Disappointment means sadness or displeasure caused by the non-fulfilment of one’s hopes or expectations. When someone considers an action there is an expectation of a payoff. If the outcome is less than expected then disappointment is experienced. The opposite emotion is
experienced if the payoff is greater than expected – elation.
Disappointment when someone you trust does not meet up to your expectations. Constant disappointment can lead to blame, resentment and sometimes rage. Disappointment is thinking about what might have been instead of what is. Disappointment has a deep sense of sadness and finality within it. Of recognising that you will not achieve what you expected to. Disappointment also leads to anger and apathy where you don’t care about anything and you don’t want anything.
When we are excited by our expectations – of a new job, a new relationship we are excited by the prospect and waves of serotonin are released which combine with other feel good hormones and make us feel light and full of energy. Disappointment triggers another set of hormones which results in a feeling of sadness, inertia and hopelessness.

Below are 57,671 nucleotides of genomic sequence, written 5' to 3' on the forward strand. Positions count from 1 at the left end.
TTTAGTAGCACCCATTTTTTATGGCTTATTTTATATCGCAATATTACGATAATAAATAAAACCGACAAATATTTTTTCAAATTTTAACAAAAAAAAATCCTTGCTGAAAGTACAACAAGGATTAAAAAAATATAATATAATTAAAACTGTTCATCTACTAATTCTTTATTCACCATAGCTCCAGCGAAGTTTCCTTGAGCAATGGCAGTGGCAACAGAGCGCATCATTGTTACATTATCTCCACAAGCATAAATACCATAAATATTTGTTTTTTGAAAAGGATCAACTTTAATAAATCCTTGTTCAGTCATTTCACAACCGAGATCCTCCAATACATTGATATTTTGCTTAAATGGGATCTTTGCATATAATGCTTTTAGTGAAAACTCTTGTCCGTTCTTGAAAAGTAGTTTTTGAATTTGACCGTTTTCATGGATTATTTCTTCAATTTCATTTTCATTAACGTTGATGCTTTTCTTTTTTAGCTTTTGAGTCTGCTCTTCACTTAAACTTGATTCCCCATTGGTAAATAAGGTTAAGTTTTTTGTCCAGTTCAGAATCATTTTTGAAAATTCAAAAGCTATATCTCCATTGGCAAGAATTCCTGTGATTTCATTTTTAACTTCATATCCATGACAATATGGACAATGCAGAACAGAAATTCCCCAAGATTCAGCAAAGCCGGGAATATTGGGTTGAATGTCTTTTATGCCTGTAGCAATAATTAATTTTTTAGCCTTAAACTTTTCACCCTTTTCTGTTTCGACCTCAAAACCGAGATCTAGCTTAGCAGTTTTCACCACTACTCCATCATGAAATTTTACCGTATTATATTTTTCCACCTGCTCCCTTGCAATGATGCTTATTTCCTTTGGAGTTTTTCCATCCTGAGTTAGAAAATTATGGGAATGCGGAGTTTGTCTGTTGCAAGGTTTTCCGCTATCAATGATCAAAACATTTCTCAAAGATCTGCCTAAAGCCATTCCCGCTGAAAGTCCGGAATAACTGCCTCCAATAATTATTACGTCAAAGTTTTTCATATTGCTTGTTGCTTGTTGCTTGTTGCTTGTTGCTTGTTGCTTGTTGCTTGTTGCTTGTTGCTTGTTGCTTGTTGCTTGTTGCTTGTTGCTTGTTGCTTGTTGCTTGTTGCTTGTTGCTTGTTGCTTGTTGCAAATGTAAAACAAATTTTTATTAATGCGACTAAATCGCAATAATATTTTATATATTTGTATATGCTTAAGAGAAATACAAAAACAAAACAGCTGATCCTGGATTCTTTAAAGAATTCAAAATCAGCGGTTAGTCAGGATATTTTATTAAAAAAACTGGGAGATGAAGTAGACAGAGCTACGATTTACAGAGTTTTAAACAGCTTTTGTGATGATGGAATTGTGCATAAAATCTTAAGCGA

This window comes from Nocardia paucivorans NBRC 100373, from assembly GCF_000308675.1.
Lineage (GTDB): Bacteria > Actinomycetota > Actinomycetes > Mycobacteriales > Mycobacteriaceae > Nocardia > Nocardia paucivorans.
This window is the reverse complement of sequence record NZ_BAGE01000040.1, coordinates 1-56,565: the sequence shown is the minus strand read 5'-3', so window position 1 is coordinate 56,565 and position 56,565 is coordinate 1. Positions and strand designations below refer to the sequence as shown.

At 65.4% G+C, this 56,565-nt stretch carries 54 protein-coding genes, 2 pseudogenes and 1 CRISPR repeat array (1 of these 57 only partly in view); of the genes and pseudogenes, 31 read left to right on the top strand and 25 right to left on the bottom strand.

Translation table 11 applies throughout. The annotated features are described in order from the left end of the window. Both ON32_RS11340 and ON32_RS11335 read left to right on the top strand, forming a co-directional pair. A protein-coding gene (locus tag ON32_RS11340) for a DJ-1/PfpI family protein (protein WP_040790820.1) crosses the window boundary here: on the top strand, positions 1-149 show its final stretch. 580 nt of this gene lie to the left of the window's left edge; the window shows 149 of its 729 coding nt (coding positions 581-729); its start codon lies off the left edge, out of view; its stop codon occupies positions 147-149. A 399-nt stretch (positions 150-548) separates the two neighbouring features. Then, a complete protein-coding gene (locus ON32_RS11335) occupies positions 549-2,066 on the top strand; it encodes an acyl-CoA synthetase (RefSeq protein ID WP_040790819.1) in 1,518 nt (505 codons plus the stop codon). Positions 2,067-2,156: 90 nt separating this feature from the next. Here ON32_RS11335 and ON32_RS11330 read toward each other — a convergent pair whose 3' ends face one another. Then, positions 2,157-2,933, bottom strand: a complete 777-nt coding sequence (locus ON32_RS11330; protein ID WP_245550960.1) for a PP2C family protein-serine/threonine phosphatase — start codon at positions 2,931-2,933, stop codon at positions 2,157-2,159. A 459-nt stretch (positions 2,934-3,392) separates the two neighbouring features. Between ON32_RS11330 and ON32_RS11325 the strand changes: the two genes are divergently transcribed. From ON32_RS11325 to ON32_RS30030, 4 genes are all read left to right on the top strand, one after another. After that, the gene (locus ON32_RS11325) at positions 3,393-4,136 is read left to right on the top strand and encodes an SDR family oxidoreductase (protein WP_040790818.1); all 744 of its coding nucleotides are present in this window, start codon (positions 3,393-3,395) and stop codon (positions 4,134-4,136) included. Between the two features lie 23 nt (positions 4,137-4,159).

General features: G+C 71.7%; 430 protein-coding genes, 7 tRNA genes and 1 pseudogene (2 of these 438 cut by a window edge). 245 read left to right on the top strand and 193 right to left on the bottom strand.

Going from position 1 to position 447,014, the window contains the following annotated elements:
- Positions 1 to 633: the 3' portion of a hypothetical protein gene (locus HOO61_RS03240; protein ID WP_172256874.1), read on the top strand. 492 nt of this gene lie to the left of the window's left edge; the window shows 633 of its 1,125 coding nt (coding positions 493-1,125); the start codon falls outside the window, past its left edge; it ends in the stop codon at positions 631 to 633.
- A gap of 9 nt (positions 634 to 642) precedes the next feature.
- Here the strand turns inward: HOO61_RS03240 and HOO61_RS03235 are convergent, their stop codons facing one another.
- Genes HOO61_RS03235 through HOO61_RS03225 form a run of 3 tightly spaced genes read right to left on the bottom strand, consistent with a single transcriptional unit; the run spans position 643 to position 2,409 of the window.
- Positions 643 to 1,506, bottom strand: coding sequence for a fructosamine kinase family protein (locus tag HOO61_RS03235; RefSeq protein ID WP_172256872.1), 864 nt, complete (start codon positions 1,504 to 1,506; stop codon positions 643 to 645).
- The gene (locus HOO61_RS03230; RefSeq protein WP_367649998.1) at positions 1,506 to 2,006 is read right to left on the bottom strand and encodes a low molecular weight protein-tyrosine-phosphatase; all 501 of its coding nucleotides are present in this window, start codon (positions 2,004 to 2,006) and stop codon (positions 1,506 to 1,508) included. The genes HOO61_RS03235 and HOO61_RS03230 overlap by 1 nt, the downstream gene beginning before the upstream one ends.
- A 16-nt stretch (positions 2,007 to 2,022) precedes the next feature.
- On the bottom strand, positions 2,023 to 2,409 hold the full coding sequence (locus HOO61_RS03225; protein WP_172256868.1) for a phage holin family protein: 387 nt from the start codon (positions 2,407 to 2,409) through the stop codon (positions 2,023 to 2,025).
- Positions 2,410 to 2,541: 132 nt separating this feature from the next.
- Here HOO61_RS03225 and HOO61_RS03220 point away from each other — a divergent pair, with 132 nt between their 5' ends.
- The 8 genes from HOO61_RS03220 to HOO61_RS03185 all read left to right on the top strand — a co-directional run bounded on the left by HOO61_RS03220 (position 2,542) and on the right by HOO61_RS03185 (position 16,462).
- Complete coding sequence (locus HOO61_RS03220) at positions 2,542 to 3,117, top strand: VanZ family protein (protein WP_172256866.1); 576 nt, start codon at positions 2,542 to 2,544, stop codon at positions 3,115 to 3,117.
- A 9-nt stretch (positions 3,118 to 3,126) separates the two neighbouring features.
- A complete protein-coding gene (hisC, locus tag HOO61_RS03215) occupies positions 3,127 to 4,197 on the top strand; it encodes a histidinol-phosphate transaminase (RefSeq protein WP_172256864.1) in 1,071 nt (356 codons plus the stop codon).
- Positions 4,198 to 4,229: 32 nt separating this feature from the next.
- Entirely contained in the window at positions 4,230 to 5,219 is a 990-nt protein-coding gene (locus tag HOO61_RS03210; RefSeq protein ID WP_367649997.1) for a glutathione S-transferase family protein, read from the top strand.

Disappointment leads to pessimism. When someone feels let down; the expectation is that the future will lead to further let down. Disappointment can lead to impulsive decision making. However, disappointment provides information to us about what is important in our lives. If the thing that is causing the disappointment cannot be overcome then the expectations must be revised.
So what has disappointment got to do with overeating. Without realizing it, painful experiences you have pushed out of your awareness may be fueling your overeating, along with low motivation, anxiety, depression and relationship difficulties. This may seem odd because you may believe your overeating is due to a lack of will power and difficulty coping with current problems or situations. But in truth, your current pain is actually the tip of a big iceberg of pain buried deep within, or what I call old pain.